When adults are advised by their health care professional to use a medication, they expect to receive information—backed up by data from studies—on the correct and safe dose to take. For drugs used in children, this information may not be available because historically not all products are studied in children.
To fix this situation, Congress passed legislation to increase pediatric studies and incorporate the resulting information in labeling. This is a key point because medicines often affect children...
final regulations that establish standards for testing the effectiveness of sunscreen products and require labeling that accurately reflects test results
a proposed regulation that would limit the maximum SPF value on sunscreen labeling to “SPF 50+”
a data request for safety and effectiveness information for sunscreen products formulated in certain dosage forms (e.g., sprays)
a draft guidance for sunscreen manufacturers on how to test and label their products in light of these new measures.
These measures are necessary, says Lydia Velazquez, PharmD, in FDA’s Division of Nonprescription Regulation Development, because “our scientific understanding has grown. We want consumers to understand that not all sunscreens are created equal.”
“This new information will help consumers know which products offer the best protection from the harmful rays of the sun,” Velazquez says. “It is important for consumers to read the entire label, both front and back, in order to choose the appropriate sunscreen for their needs.”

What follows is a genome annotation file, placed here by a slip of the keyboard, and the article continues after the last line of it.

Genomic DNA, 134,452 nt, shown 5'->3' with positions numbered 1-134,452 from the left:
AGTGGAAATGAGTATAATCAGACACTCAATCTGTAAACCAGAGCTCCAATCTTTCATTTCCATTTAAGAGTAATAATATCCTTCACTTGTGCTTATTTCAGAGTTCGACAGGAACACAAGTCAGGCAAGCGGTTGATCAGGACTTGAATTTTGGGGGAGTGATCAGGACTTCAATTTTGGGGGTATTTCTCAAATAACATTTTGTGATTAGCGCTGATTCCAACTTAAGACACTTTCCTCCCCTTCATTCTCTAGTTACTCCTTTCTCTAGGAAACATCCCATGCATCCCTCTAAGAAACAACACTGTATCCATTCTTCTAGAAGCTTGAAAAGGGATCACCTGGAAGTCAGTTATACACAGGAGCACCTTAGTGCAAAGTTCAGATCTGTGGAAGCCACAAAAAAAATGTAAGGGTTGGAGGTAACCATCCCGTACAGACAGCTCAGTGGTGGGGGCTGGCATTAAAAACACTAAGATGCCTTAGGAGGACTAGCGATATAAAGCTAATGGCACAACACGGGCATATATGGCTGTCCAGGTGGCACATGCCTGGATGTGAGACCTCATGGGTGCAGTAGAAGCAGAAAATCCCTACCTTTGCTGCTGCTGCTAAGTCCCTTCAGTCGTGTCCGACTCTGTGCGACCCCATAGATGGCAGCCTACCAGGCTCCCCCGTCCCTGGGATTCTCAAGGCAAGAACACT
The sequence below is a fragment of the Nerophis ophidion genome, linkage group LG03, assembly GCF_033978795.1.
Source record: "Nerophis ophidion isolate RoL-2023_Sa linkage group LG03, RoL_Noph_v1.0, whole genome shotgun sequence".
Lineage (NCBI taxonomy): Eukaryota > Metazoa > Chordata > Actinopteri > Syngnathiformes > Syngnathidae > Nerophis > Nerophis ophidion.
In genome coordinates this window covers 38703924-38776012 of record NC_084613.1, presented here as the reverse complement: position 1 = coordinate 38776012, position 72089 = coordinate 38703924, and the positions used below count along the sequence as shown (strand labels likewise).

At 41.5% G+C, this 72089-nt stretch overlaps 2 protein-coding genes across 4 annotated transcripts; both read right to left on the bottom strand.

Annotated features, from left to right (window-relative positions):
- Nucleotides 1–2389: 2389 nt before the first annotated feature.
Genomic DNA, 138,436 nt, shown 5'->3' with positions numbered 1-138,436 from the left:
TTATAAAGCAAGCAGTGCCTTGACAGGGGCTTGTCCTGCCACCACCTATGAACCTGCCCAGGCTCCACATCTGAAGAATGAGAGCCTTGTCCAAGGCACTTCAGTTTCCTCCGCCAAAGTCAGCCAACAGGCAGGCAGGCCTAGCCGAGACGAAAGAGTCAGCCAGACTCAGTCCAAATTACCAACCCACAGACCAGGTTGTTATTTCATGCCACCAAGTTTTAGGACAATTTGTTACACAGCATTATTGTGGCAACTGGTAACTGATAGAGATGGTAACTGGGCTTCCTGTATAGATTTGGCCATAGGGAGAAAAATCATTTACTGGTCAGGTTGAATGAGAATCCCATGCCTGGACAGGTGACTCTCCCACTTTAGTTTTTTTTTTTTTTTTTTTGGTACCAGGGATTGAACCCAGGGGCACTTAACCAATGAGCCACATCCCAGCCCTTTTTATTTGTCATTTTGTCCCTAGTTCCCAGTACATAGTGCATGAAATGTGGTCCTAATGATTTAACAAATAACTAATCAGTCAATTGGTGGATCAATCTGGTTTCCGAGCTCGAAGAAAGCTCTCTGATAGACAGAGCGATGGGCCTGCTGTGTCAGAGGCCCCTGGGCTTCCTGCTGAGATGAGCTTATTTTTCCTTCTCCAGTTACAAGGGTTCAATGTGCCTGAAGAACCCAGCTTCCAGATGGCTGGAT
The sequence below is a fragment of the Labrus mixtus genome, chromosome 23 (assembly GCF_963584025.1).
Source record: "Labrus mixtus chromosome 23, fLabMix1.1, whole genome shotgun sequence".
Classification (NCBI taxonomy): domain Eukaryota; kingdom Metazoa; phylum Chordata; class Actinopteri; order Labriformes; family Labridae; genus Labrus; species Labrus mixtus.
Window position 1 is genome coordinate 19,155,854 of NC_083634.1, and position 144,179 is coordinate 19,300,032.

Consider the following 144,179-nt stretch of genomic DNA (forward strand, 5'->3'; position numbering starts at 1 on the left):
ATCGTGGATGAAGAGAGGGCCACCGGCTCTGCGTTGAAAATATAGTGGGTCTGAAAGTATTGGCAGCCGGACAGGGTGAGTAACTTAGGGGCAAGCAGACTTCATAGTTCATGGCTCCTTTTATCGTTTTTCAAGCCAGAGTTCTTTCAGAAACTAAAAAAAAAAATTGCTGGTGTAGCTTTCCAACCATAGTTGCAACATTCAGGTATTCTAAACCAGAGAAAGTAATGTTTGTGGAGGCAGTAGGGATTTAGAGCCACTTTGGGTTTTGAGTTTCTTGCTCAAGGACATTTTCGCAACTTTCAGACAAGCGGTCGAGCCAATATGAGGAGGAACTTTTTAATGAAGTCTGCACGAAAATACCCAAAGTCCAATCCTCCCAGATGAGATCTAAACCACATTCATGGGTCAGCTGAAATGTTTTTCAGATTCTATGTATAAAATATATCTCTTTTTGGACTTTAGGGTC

Everyone is potentially susceptible to sunburn and the other detrimental effects of exposure to UV radiation.
FDA's Final Regulations
The final regulations, which become effective in one year, establish a standard test for over-the-counter (sold without a prescription) sunscreen products that will determine which products are allowed to be labeled as “Broad Spectrum.”
Products that pass this test will provide protection against both ultraviolet B radiation (UVB) and ultraviolet A radiation (UVA). Sunburn is primarily caused by UVB. Both UVB and UVA can cause sunburn, skin cancer, and premature skin aging. A certain percentage of a broad spectrum product’s total protection is against UVA.
Under the new regulations, sunscreen products that protect against all types of sun-induced skin damage will be labeled "Broad Spectrum" and “SPF 15” (or higher) on the front.
The new labeling will also tell consumers on the back of the product that sunscreens labeled as both “Broad Spectrum” and “SPF 15” (or higher) not only protect against sunburn, but, if used as directed with other sun protection measures, can reduce the risk of skin cancer and early skin aging. For these broad spectrum products, higher SPF (Sun Protection Factor) values also indicate higher levels of overall protection.
By contrast, any sunscreen not labeled as “Broad Spectrum” or that has an SPF value between 2 and 14, has only been shown to help prevent sunburn.
Reynold Tan, a scientist in FDA’s Division of Nonprescription Regulation Development, notes that FDA has been developing testing and labeling requirements for sunscreen products for decades. However, only recently have the data become sufficient to establish an accurate and reliable test for broad spectrum UV protection, he says.